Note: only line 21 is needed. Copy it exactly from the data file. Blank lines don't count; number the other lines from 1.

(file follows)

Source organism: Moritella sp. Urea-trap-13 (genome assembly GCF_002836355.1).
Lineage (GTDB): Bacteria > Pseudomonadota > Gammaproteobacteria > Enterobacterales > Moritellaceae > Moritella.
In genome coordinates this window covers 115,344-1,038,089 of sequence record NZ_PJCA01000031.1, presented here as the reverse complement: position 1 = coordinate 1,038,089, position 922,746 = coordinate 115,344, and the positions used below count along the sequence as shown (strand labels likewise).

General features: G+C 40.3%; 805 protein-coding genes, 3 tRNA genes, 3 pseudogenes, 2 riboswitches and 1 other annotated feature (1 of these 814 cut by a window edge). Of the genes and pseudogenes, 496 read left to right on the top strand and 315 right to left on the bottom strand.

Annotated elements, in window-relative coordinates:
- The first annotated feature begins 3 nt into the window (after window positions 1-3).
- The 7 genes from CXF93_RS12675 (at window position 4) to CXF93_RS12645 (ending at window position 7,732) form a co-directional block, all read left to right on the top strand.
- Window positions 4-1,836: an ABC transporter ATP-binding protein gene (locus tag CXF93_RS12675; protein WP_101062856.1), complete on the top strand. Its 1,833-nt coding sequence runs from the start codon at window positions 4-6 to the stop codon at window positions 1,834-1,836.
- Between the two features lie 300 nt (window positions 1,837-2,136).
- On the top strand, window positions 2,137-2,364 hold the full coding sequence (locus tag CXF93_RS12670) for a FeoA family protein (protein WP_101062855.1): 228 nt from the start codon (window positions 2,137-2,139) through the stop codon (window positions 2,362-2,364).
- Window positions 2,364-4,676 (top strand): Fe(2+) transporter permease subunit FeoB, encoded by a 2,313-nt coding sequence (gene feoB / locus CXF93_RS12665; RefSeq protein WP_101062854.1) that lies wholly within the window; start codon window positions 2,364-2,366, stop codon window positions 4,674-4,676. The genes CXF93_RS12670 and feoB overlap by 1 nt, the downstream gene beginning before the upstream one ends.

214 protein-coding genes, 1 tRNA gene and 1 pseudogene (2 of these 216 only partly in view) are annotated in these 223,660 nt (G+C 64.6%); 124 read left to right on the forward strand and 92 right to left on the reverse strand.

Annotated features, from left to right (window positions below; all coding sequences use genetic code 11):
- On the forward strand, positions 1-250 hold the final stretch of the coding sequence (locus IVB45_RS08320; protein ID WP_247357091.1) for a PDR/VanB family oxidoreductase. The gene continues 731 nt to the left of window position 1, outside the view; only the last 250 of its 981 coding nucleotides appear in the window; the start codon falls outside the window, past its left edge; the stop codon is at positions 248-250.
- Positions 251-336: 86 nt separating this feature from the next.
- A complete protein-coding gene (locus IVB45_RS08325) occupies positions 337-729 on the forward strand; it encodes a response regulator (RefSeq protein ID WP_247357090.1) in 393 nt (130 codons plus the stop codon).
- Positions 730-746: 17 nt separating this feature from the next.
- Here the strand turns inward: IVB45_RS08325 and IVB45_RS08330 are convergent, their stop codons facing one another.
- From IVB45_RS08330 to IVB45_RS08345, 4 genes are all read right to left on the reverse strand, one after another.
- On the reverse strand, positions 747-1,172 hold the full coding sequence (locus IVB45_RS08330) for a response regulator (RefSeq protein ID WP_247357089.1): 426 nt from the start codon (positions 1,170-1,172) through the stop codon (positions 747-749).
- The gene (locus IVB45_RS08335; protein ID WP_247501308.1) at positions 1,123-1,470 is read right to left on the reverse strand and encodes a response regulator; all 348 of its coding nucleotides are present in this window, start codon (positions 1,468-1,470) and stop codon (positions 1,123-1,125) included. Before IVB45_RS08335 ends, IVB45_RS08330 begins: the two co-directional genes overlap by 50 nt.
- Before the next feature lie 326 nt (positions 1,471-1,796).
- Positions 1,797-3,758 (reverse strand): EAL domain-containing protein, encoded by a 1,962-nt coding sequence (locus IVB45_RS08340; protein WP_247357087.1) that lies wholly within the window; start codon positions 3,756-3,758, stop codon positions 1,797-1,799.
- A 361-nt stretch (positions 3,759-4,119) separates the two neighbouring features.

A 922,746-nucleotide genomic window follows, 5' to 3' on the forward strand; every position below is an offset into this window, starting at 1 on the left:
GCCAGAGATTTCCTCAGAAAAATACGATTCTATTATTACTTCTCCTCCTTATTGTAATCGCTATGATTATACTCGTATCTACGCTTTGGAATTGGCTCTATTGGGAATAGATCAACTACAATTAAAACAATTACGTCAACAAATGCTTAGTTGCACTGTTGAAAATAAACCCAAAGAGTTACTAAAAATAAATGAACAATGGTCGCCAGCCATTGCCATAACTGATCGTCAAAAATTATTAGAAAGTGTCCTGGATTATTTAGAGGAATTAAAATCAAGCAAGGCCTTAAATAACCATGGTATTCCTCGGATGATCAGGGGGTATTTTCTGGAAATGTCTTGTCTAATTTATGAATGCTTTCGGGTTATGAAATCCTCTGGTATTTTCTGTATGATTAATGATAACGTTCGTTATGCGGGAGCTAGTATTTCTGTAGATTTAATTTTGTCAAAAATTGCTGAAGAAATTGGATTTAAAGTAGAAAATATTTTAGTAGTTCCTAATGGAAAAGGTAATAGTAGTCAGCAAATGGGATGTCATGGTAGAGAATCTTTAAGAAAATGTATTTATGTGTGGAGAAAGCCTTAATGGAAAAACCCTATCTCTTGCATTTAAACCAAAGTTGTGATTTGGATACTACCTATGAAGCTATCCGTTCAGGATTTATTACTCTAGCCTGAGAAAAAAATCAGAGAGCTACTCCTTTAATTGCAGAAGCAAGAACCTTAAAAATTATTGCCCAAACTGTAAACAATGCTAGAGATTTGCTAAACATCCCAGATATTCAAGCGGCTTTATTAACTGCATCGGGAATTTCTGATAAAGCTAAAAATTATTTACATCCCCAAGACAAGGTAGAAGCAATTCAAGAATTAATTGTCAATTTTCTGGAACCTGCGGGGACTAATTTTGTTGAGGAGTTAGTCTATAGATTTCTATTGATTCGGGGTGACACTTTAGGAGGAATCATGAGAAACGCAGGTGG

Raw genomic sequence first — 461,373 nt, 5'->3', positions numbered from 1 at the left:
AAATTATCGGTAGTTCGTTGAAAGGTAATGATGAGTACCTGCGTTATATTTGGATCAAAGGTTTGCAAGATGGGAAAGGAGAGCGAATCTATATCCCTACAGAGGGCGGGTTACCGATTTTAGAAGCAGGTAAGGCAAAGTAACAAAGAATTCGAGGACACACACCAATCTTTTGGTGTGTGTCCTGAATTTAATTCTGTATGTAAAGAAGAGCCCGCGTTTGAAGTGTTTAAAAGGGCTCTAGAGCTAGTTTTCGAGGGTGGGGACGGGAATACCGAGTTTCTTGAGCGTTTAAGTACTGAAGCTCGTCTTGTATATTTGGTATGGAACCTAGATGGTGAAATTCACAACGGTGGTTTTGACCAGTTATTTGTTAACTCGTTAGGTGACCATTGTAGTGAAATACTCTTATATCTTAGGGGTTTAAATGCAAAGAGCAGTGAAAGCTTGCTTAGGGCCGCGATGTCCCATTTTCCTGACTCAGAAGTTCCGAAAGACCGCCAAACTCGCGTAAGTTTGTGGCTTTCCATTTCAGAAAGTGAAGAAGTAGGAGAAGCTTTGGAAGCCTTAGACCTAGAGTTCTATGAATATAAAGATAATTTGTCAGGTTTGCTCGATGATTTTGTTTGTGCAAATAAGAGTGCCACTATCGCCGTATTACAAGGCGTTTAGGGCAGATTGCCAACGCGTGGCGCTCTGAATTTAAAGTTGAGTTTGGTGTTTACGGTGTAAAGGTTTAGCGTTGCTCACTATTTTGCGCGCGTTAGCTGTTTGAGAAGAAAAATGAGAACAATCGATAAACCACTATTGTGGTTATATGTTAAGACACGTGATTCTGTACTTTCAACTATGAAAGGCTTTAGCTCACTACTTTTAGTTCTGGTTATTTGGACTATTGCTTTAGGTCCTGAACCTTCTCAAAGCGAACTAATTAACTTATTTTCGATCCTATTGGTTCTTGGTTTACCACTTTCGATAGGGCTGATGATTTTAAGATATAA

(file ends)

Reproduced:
- The gene (locus IVB45_RS08335; protein ID WP_247501308.1) at positions 1,123-1,470 is read right to left on the reverse strand and encodes a response regulator; all 348 of its coding nucleotides are present in this window, start codon (positions 1,468-1,470) and stop codon (positions 1,123-1,125) included. Before IVB45_RS08335 ends, IVB45_RS08330 begins: the two co-directional genes overlap by 50 nt.